Step 7: Using plenty of water and a paintbrush, instruct students to lightly paint a wash of watercolor on top of the crayon drawing. Talk about how the wax of the crayon will resist the paint so that the drawing's details will show. Tell students to use different colors of paint for different areas of the home.
Step 8: When finished, mount the projects on black paper, if you wish.
Step 1: Remind students that the previous lesson was about pretending to be architects and drawing a picture of the exterior — or outside view — of a home. Explain that today they will pretend to be architects again and draw an interior — or inside view — of their home. Share your floor plan with the students.
Step 2: Tell students to think of four important rooms they have in their home. Ask volunteers to share. Write the names of these rooms on chart paper or board. Discuss the kinds of things that one would find in each of these rooms (e.g. refrigerator and stove in the kitchen, table in the dining room or kitchen).
Step 3: Distribute construction paper to each student. Using your model, show students how to divide the paper into four equal sections with their pencils. Once they have correctly divided the paper, they may go over the pencil lines with a dark crayon or marker.
Step 4: Instruct students to label each room they illustrate at the top of its section. Then, tell them to draw pictures of what's in each room of their house. Remind them to use simple shapes, to color in the items, and to draw in their family members if they wish.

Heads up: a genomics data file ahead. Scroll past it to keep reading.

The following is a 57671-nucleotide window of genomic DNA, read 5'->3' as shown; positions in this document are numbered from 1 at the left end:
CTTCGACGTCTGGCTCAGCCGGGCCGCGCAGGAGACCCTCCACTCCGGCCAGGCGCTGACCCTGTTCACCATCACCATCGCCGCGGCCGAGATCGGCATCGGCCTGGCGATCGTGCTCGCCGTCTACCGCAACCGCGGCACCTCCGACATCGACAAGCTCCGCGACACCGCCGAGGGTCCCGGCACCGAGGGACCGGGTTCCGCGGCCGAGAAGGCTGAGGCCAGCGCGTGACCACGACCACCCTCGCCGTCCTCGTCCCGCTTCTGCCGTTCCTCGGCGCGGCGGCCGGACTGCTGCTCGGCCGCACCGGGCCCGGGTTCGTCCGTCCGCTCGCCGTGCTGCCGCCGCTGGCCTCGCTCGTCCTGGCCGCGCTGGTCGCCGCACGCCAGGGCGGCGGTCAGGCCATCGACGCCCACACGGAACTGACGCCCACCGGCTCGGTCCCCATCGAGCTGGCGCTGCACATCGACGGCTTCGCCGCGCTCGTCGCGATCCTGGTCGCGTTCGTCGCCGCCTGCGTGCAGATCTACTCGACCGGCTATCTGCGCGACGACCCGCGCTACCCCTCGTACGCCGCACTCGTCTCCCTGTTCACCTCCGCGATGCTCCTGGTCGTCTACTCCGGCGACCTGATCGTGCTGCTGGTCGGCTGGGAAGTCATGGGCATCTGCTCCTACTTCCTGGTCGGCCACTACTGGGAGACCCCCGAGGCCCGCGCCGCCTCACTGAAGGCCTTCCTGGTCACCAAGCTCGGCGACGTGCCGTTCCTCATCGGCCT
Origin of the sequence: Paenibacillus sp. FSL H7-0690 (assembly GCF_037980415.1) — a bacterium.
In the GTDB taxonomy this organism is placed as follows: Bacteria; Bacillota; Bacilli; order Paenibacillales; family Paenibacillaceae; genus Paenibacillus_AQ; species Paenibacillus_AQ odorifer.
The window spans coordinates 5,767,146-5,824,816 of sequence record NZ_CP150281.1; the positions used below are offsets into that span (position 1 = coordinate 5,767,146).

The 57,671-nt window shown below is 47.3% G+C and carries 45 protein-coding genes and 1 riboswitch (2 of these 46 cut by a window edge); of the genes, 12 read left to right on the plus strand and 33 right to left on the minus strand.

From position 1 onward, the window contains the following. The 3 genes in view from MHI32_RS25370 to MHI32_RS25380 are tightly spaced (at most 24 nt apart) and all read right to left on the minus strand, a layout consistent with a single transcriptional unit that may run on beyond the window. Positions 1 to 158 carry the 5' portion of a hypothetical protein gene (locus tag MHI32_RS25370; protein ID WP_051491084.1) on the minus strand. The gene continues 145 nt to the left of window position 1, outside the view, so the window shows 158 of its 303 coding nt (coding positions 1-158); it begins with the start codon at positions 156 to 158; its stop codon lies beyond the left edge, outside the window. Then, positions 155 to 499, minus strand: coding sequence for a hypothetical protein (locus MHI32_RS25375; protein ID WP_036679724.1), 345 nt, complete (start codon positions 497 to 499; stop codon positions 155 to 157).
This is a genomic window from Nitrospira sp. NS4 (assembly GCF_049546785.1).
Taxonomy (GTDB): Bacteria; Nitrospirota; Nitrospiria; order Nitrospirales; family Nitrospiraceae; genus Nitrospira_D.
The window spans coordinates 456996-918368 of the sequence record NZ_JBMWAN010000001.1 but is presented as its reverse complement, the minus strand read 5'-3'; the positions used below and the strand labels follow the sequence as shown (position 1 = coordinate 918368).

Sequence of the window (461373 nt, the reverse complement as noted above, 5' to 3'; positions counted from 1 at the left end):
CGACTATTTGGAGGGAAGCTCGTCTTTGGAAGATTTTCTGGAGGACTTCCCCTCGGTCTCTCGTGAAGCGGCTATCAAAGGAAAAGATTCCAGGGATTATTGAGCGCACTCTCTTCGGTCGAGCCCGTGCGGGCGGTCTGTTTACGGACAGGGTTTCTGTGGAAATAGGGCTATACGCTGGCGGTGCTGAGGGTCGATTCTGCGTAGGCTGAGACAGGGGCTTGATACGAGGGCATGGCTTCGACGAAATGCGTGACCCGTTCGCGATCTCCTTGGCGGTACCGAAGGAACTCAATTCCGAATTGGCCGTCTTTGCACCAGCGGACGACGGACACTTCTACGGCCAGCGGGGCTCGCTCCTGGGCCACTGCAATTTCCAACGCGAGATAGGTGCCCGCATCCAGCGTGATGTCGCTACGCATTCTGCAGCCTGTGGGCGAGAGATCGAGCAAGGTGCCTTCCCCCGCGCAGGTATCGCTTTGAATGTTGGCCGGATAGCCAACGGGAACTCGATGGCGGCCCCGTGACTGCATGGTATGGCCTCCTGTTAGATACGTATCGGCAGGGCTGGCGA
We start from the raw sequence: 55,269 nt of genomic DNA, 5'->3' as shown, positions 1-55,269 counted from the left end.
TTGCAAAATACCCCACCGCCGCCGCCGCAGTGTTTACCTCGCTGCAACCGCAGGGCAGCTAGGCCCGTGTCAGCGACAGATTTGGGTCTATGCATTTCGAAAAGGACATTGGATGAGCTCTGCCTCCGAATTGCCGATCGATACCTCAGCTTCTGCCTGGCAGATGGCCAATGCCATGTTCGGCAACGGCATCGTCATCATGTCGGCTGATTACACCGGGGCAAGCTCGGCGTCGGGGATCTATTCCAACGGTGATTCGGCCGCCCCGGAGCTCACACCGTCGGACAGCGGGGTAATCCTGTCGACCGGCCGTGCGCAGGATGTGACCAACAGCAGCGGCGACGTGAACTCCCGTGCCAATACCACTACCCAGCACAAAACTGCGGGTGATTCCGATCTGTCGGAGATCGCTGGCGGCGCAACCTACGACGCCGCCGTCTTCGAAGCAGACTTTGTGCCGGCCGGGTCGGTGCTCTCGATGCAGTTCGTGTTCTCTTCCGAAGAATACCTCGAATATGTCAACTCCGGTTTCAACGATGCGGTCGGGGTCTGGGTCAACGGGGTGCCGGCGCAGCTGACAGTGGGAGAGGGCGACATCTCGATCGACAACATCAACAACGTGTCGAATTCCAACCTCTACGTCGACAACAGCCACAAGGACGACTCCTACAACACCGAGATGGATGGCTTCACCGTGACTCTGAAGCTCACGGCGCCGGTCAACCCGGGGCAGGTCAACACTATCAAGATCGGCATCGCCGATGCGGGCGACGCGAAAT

Step 5: Circulate the classroom as students work to help them add details to each room. Ask the following questions: Do you share a room with a brother or sister? What's your favorite thing about each room? What's your favorite object in each room? What color are the walls? In which room does your family spend most of their time?
Step 6: Once students have completed their rooms' interior view, they're ready to share their exterior and interior illustrations of their homes with the class. Afterwards, post them in the classroom. Students can share their architect illustrations during Back to School Night.
Supporting All Learners
This lesson is achievable for most students because of its art emphasis and limited writing.
Invite a local architect to visit your class and share architectural drawings and house plans.
Prior to this lesson, you may want to instruct students to tour their own homes and write a few sentences or illustrations of things they notice all the time.
- Illustrate the exterior view of their home.
- Illustrate the interior view of four rooms of their home.
- Did students recognize the diversity of different habitats?
- Were students able to complete their work with little assistance?
Written Outcome: Notice how much detail students used in their illustrations and their ability to draw the geometric shapes.